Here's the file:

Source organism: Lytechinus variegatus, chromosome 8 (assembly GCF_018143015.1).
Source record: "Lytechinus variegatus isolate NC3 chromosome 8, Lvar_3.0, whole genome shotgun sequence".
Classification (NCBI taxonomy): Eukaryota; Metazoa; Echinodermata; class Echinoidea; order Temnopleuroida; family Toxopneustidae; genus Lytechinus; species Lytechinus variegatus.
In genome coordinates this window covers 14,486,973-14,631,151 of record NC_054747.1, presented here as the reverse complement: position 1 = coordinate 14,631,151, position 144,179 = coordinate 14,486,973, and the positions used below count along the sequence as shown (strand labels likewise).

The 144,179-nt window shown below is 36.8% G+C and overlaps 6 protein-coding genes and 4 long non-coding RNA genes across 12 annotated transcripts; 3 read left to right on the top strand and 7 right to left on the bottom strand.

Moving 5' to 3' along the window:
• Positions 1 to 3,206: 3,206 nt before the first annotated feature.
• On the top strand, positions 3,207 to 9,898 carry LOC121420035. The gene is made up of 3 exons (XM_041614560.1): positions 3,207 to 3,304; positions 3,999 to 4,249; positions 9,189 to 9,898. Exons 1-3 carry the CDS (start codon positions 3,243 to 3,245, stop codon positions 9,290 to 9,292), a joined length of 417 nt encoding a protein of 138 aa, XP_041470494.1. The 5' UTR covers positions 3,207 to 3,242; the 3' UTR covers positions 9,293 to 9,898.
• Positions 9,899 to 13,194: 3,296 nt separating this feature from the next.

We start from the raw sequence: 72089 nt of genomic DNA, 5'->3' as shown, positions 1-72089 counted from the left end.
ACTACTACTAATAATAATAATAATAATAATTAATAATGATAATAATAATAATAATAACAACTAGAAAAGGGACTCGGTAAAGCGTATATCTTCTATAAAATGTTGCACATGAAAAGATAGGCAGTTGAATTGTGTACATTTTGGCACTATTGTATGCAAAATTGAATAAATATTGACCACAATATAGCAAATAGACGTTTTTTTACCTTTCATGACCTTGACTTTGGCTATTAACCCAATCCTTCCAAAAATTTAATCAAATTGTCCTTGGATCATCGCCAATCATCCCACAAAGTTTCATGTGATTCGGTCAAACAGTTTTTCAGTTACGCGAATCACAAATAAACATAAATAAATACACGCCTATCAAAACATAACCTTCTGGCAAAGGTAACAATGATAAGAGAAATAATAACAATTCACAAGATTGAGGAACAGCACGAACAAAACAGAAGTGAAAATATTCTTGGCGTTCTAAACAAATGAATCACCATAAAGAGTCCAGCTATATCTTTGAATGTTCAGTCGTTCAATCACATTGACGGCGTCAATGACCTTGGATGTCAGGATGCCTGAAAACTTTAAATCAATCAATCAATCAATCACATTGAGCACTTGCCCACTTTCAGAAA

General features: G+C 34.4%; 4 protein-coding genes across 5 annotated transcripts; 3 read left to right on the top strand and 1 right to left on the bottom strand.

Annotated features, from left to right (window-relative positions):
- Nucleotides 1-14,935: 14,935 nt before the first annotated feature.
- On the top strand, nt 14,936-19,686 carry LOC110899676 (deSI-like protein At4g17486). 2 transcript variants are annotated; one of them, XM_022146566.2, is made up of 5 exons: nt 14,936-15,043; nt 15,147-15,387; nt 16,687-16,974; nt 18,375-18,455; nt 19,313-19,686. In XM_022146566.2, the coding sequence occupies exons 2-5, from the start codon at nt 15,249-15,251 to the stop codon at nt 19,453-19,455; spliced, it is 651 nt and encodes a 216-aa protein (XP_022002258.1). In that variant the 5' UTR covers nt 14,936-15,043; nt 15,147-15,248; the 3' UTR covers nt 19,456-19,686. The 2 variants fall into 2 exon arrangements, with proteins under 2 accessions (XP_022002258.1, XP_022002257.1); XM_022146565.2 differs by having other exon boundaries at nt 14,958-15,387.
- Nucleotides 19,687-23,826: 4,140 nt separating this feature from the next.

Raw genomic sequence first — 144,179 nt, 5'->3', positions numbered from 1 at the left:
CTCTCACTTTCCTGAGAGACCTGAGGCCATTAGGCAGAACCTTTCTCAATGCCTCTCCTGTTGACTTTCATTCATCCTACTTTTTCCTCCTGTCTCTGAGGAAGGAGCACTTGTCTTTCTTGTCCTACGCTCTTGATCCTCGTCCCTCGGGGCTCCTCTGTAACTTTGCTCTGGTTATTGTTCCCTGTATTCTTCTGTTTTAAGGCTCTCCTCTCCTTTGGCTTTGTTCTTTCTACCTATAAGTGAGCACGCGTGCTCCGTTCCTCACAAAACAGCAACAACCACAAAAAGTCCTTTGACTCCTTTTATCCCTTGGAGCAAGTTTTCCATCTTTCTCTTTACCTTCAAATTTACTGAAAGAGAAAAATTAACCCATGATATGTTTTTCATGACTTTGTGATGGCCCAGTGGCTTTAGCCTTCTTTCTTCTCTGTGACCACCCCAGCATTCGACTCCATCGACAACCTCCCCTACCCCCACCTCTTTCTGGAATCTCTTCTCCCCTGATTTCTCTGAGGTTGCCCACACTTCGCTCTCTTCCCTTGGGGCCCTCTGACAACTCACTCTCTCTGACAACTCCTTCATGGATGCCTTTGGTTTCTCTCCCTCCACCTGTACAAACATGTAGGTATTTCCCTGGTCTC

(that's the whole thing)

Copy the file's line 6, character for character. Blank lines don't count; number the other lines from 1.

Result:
Moving 5' to 3' along the window: